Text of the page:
Vetting Your ITAM/ITAD Vendors

In its most straightforward description, you need a process or lifecycle solution to manage new IT asset acquisitions, understand who is touching what equipment, and what happens at the end of their life. You may decide to use a vendor to do all or a portion of this process. We find that when companies select a vendor for destruction, they often overlook critical steps in the process. Here’s how to not let that happen to you.

  • Check References – Most cases of harm caused by improper destruction of equipment happened at the vendor level. You can learn a lot by checking references. We recommend asking for similar businesses and contacts. Be willing to make the call.
  • Be Willing to Pay – Another critical reason for threats caused by improper disposal comes from lack of budget. Equipment removal can indeed be more of a hassle as it may now spread across a state or region. That can run up costs. Additionally, many companies are willing to forego upfront fees because they know they will make their money on the backend. The problem occurs as they often improperly destroy data (or don’t do it) before selling the equipment for their profit.
  • Check Their Insurance – Professional liability insurance protects your business from data-related liabilities. Suppose your data is compromised while in a vendor’s possession, there could be harmful financial and legal consequences. There is a solution. The right ITAD partner would have insurance so that both their expenses and yours are covered in the event of a data-related liability.
  • Check Their Certifications and Affiliations – Organizations like NAID promote a standard of best practices across service providers. It’s essential to check for things like NAID affiliations and certifications. This ensures that you select a partner who spends both the time and money to have processes that protect you.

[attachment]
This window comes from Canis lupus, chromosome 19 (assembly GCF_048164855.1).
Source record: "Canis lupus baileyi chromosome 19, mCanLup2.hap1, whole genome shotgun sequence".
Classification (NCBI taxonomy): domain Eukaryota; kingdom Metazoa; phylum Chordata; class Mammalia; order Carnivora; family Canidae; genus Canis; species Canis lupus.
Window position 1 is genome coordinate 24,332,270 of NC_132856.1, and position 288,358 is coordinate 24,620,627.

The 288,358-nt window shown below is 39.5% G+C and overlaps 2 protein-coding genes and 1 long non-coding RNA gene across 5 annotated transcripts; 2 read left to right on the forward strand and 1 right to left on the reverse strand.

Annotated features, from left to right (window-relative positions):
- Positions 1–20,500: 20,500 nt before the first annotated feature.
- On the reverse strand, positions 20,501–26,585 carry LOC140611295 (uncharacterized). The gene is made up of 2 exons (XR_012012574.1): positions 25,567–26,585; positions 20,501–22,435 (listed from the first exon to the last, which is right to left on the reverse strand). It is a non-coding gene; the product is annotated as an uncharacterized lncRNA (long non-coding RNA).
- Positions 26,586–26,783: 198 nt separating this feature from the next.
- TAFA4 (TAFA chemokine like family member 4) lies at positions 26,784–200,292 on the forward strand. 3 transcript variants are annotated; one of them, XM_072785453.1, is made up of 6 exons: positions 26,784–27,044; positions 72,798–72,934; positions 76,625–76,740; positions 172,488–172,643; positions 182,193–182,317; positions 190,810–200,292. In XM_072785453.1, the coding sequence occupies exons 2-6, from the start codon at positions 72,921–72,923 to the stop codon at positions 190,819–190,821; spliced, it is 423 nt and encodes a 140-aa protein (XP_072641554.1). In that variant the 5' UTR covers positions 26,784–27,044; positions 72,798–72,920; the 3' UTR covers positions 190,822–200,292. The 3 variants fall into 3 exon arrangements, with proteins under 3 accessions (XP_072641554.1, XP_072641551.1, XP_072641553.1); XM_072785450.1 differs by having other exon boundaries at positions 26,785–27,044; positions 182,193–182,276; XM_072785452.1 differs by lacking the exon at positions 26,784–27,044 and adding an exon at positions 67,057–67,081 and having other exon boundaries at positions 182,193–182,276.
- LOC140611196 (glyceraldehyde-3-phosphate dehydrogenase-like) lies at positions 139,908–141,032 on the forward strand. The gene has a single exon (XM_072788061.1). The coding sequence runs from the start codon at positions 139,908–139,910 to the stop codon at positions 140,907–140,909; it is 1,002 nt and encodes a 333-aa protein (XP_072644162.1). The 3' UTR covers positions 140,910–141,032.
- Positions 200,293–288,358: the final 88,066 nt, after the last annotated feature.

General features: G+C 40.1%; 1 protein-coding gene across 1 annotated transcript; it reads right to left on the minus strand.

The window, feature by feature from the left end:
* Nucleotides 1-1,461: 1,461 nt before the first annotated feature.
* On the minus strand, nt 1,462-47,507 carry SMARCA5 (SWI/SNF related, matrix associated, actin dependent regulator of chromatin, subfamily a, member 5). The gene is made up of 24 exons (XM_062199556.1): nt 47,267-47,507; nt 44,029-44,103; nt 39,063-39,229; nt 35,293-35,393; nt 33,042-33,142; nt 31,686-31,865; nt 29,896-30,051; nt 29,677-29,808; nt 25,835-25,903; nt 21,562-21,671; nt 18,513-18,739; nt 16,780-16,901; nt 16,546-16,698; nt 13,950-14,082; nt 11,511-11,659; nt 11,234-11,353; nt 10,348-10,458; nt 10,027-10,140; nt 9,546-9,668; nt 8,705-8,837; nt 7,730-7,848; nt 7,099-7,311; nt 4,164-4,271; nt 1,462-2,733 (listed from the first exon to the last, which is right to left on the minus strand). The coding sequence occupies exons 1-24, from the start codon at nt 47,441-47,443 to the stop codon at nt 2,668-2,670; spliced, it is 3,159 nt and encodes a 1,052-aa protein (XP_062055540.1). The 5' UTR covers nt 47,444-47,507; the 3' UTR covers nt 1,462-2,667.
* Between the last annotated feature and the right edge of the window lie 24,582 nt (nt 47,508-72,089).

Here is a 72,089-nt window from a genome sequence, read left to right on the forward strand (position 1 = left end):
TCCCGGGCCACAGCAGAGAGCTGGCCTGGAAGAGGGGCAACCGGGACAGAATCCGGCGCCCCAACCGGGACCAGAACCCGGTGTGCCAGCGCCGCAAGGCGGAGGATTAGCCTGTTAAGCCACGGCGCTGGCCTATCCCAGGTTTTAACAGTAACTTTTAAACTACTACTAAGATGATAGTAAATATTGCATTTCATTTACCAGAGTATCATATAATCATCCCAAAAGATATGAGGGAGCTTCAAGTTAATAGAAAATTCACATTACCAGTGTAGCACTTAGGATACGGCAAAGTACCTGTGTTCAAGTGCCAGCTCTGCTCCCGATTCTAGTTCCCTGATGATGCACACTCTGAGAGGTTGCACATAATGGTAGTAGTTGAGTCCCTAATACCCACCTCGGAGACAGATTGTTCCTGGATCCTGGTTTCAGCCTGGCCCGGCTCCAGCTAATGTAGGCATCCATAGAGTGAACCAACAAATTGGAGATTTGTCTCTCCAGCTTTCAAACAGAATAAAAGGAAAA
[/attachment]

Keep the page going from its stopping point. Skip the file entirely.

Why Insider Threats Are Dangerous

Insider threats often have a massive impact on your IT assets and the processes you put in place to protect them. WIth COVID- 19, these threats are even more challenging to detect and contain. Recent polls show that employers and management have felt like they are fighting a moving target with a remote workforce.

  • Know your primary assets: Insider threats often target your proprietary information, product information, business plans, company funds, IT systems, equipment, and more.
  • Protect financial risks: As we’ve shared in prior blogs, a study by the Ponemon Institute estimated that the average cost of insider threats had increased 31 percent to $11.45 million in the last two years. These costs include downtime losses, loss of business transactions, loss of business opportunities, and more.

Don’t Wait to Protect Your Business

Although the consequences of insider threats may be disastrous, you don’t have to face this problem alone. If you wonder how you can mitigate these threats and prevent losses, we’ve got you covered. Reach out to us today to understand the different ways by which you can build a resilient cybersecurity posture against insider threats to your ITAM and ITAD processes.

For more information on vetting your ITAM vendors, download our IT Asset Management Vendor Due Diligence Checklist and hear from our president, Joe Harford, as he breaks down each section of the checklist.